“The general rule in federal court, the so-called ‘American Rule,’ is that litigants are responsible for their own fees. Federal courts, however, possess ‘inherent power’ to assess fees as sanctions when the losing party has acted in bad faith, vexatiously, wantonly, or for oppressive reasons. Under this test, sanctions are warranted when a party knowingly or recklessly raises an objectively frivolous argument, or argues a meritorious claim for the purpose of harassing an opponent. Thus, even when a party is pursuing a meritorious claim or defense, sanctions may be assessed when the party abuses the judicial process in the method of prosecution of that claim or defense. Pursuing an aggressive litigation posture is not an abuse of the judicial process, but advocacy simply for the sake of burdening an opponent with unnecessary expenditures of time and effort clearly is.Android

“Here, the district court detailed the factual findings underpinning its conclusion that Marquette abused the judicial process and acted in bad faith during the course of the litigation. Specifically, the district court found that Marquette contested liability up to and through trial even though it clearly knew the extent of its liability based on the circumstances of the case and the actions of its captain and was fully aware of the fact that Moench had no liability whatsoever for this allision. The district court further found that Marquette presented two experts who were so lacking they could not even properly name the vessel at issue.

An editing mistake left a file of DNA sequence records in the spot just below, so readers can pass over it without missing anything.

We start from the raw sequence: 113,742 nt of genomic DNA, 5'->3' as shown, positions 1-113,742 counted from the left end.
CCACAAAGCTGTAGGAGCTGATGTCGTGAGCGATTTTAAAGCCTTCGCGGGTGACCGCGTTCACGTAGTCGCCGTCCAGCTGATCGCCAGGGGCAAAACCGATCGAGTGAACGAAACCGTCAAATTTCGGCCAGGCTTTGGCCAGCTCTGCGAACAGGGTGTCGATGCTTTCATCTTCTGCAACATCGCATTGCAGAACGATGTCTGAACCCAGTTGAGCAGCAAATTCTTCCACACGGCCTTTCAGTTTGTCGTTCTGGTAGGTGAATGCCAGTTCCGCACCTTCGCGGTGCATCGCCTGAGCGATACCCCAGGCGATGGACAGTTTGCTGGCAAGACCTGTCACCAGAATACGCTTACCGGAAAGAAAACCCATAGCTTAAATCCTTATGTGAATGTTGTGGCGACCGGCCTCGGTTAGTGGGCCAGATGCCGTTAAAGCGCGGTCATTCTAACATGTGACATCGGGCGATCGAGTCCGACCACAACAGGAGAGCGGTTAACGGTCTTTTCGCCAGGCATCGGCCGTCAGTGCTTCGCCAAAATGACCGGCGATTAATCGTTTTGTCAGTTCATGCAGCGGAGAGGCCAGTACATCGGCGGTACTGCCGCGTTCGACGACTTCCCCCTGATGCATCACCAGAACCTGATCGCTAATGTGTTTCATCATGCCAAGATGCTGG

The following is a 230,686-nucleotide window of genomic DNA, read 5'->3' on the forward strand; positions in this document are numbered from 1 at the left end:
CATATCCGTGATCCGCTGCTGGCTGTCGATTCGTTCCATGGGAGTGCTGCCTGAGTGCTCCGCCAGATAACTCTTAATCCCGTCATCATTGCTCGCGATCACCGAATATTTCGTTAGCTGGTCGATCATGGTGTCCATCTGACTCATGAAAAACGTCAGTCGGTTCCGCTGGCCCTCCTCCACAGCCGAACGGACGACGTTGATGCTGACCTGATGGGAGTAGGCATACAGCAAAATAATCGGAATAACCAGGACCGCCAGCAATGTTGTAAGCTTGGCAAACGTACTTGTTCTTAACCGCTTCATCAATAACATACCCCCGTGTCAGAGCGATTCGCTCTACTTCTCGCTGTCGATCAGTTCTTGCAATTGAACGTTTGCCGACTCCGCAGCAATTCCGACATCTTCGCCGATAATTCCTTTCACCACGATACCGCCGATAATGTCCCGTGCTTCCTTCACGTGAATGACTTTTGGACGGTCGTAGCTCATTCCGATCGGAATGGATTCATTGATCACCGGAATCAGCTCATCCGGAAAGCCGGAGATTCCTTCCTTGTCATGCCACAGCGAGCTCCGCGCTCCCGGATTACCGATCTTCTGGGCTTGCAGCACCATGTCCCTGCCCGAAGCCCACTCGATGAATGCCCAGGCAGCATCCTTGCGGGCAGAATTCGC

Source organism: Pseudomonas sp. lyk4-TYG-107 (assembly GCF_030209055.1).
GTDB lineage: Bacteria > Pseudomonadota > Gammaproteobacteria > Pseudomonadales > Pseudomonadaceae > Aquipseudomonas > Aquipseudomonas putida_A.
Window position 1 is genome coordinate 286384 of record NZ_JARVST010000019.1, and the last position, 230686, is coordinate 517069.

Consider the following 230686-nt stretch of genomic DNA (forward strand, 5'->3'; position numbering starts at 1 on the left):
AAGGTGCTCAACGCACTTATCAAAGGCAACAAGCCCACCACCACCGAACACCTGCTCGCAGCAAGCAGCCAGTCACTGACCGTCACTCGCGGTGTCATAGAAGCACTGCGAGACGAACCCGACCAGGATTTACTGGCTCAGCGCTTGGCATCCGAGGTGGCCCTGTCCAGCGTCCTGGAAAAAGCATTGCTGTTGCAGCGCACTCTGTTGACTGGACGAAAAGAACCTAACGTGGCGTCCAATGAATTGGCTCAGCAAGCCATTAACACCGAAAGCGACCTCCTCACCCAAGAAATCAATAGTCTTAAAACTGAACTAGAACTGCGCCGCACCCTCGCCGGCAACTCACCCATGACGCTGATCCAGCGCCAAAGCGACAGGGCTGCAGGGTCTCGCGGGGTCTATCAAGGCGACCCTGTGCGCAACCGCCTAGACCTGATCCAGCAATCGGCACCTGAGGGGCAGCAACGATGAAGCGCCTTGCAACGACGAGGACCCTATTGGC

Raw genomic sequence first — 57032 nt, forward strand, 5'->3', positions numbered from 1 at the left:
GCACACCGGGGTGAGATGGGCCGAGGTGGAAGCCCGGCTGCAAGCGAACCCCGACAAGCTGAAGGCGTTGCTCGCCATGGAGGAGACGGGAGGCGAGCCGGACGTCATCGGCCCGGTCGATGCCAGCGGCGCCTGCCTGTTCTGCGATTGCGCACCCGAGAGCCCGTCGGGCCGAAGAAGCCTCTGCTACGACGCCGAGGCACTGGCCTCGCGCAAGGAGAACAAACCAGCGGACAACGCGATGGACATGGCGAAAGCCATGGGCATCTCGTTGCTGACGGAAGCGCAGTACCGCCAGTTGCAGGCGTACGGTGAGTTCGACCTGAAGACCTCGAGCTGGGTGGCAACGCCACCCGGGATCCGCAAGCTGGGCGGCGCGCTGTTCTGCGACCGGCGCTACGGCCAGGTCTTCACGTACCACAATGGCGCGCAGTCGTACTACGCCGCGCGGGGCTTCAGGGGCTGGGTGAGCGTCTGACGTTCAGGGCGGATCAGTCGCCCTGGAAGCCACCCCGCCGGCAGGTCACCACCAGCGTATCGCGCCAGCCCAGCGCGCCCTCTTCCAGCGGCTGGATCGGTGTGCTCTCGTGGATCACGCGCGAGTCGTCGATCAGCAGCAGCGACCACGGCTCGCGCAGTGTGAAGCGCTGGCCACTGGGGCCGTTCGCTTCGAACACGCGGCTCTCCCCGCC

“On appeal, Marquette does not specifically challenge any of these findings. Instead, Marquette asserts that the fee award was unwarranted because Marquette had a good faith basis to challenge the quantum of damages and thus in proceeding through a trial. But even if true, this fact did not justify Marquette’s intransigence on liability or the means by which Marquette defended Moench’s damages claim — namely, one expert who, according to the district court’s findings, opined on value without including any comparables, without considering the equipment on the vessel, without an accurate description of the vessel, and without reliable underlying information and a second expert who, according to the district court’s findings, not only failed to correct the glaringly incorrect information set forth in the first expert’s report, but incorporated it into his own. We cannot say that the district court’s findings on bad faith were clearly erroneous or that the court abused its discretion in awarding Moench fees as a sanction based on those findings.”


Moench v. Marquette Transportation Co., No.15-31105, 2016 WL 5485122 (5th Cir. Sept. 29, 2016).